Critical Role [+] What does Wildemount do that Forgotten Realms doesn't?

- I personally dislike most Ed Greenwood-style names (Jalantyr Mistgem, Sildar Hallwinter, Kelemvor Lyonsbane, etc.). If, like me, you feel these names are like nails on a chalkboard, then Wildemount is mercifully (mostly) free of them.

Interesting. Having basically been raised on the FR, this is practically a selling point for me, though I no longer run it. When we'd been playing there for like 3-4 years, we got to the point where we could just make up really "Realms-y" sounding names without even thinking about it.

And if I had to pick one thing it does better than FR, it's how so many of the various nations and city-states are at the edge of war with each other. If you're looking for large-scale conflicts, it'd be a better fit.

I do think the nigh-perpetual peace beyond "raids" and "spying" is a big part of what weakened the FR, and I notice no setting I've run since has been like that. Nations were often quite far from nations they were messing with, and always seemed to be using subterfuge and naughtiness rather than, y'know, sending an army or anything.
 

log in or register to remove this ad

Yeah, if you wanted international conflict, depending on the edition you were mostly stuck with fighting either Thay or Zhentil Keep.

I do think the nigh-perpetual peace beyond "raids" and "spying" is a big part of what weakened the FR, and I notice no setting I've run since has been like that. Nations were often quite far from nations they were messing with, and always seemed to be using subterfuge and naughtiness rather than, y'know, sending an army or anything.
 

gyor

Legend
This is the catch with campaign settings as content: you really only need a couple and any overlap in tone makes them less desirable.

Okay, what does the Wildemount have that the Realms doesn't?

First is the open war. The two big nations in the book are either on the verge of war or actively at war. There's no comparable war in the Realms, as there are no massive empires. And other WotC settings (like Eberron) tend to be set after war.

Most importantly, this war is not good versus evil. The Dwendalian Empire will SAY they're the good guys with their traditional fantasy races against the drow and monstrous races of Xhorhas who are spreading a magical darkness across the land.
But the drow are actually civilized, decent and just making a home for themselves and other traditionally subterranean races on the surface without being blinded. And they view the humans of the west as xenophobes who practice religious persecution and arrest those who don't follow their narrow list of prescribed gods.

There's other features. The continent is smaller and full of fewer nations and less real world analogues. Modern D&D races like goliaths, firbolgs, and kenku have a role in the world. There's a much smaller pantheon of gods. And the world is lower power and magic, so the PCs can be the big damn heroes and not overshadowed by an Elminster or Drizzt.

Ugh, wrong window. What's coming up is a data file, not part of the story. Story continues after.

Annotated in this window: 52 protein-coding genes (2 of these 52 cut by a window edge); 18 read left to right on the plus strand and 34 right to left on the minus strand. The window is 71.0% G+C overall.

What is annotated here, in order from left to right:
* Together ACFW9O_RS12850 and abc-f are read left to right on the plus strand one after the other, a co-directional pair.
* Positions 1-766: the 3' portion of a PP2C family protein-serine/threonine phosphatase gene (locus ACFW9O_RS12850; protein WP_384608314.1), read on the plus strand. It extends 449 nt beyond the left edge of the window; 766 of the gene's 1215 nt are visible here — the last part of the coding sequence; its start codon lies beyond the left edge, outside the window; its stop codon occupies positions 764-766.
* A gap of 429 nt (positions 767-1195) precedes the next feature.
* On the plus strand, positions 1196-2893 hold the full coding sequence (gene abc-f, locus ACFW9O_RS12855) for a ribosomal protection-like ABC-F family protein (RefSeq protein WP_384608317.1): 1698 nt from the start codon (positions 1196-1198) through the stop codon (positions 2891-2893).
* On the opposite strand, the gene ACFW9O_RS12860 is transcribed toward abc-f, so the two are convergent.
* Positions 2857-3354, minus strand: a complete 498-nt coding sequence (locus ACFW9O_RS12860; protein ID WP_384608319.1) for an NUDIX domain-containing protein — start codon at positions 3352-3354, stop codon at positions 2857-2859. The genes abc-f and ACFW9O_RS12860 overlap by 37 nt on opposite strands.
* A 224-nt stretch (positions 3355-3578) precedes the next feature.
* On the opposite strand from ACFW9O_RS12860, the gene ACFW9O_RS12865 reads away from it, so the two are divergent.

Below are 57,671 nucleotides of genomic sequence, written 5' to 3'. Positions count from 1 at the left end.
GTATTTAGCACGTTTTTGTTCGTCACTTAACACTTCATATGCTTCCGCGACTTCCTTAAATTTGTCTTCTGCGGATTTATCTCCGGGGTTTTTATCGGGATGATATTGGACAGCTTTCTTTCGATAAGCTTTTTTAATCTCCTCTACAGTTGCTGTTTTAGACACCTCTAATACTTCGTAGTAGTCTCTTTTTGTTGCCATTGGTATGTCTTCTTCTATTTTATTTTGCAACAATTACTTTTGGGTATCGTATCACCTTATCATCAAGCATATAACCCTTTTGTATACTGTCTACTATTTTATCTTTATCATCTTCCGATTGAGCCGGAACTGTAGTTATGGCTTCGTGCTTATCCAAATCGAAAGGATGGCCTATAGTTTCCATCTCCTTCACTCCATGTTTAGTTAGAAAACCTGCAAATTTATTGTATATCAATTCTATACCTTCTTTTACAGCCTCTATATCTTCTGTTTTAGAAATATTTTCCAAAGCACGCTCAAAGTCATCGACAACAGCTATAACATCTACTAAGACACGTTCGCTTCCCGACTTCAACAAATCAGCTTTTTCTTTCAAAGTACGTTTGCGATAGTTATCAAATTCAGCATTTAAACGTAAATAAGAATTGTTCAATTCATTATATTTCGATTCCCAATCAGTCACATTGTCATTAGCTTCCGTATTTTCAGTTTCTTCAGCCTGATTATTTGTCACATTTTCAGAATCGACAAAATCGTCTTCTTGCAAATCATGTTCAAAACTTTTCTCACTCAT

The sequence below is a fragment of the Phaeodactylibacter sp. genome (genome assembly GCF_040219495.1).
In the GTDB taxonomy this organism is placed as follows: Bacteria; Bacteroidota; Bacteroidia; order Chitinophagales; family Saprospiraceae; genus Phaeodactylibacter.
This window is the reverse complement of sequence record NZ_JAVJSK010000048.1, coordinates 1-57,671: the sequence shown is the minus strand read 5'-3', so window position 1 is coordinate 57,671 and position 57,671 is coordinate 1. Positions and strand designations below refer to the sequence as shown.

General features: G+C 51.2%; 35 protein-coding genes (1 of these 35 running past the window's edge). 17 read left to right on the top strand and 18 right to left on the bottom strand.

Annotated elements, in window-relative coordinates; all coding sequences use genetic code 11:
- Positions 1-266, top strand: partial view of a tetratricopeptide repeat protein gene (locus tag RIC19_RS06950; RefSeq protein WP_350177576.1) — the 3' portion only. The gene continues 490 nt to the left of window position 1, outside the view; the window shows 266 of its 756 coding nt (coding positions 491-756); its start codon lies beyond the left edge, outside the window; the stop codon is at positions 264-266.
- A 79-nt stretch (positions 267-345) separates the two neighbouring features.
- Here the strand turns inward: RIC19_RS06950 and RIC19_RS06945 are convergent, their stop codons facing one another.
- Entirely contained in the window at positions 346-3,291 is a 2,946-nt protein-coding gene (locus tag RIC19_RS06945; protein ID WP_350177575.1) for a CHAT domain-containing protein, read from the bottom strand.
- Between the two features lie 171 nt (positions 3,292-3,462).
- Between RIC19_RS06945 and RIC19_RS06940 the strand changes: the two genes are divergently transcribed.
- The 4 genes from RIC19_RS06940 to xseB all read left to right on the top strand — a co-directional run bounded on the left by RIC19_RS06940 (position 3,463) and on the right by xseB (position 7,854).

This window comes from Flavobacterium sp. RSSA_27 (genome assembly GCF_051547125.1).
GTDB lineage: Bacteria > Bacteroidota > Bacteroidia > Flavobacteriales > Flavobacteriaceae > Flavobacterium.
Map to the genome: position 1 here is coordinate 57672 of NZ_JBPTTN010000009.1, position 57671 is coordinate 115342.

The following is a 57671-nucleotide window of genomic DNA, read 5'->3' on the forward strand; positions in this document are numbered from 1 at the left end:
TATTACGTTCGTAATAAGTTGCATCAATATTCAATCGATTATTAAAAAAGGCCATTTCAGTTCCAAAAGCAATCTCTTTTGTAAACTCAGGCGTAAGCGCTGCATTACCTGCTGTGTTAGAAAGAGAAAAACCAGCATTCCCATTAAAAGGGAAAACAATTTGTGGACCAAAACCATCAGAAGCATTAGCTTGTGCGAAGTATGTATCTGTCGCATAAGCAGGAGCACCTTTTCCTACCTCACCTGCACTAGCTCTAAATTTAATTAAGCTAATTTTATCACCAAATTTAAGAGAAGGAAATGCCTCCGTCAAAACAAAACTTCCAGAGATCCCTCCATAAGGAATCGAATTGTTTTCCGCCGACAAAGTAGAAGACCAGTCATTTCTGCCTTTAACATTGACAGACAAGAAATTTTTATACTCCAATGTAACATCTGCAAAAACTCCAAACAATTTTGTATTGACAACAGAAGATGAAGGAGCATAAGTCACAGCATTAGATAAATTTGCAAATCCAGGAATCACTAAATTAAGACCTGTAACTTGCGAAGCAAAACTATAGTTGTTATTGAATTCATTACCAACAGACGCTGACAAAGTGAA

There are both active wars and massive empires in the Forgotten Realms.

Tymanther and Unther are at war for example, Shou Lung, Tu Lung, Wa, Mulhorand, Amn, and some others are massive empires.
 


jgsugden

Legend
The Realms is massive and at different times, different politican issues have been there - so you can do almost anything in it. However, I find it too much. Smaller worlds suit me better, so most of my settings have three or four heavily populated areas (the size of a FR Kingdom) and then a lot of ruined spaces with sprce populations.
 



Weiley31

Legend
Well for starters, it's gives Hexblades a much more legit Patron, in the form of The Arms of the Betrayers, that matches their fluff set up more than "Hey, let's mix in the Raven Queen Patron UA in fluff only with a Martial warlock" that the Hexblade got. And this is coming from somebody who loves both the Raven Queen Patron UA AND the Hexblade.

The Echo Knight is great if you wanted a Middle Earth: Shadow of War Ringwraith like opponent/character via Echo refluffing and the Hollow One Supernatural Gift.

If you wanted some Tharizdun monsters/Great Old Ones servants, then you have that covered via the Core Spawn monsters. There is also a neat Toad devil that you can probably use for a one shot villain and a sweet entry for Frost Giant Zombies. Which would be perfect for "Attack on Titan" style DND hijinxes.

It also offers rules for leveling up your weapons. If you wanted your character to use his dead sister's training blade instead of that shiny new shotgun or whip, you can keep up with that.

And then of course, if you didn't get the books they appeared in, it has a number of reprinted races like the Assimar, Tabaxi, and Tortles in the player options. Which for me is great as I don't own said books they appear in. The Tortle was DMguilds exclusive originally IIRC.

So even if you don't care or plan on running a Crit Roll campaign, it's VERY NICE for cherry picking stuff.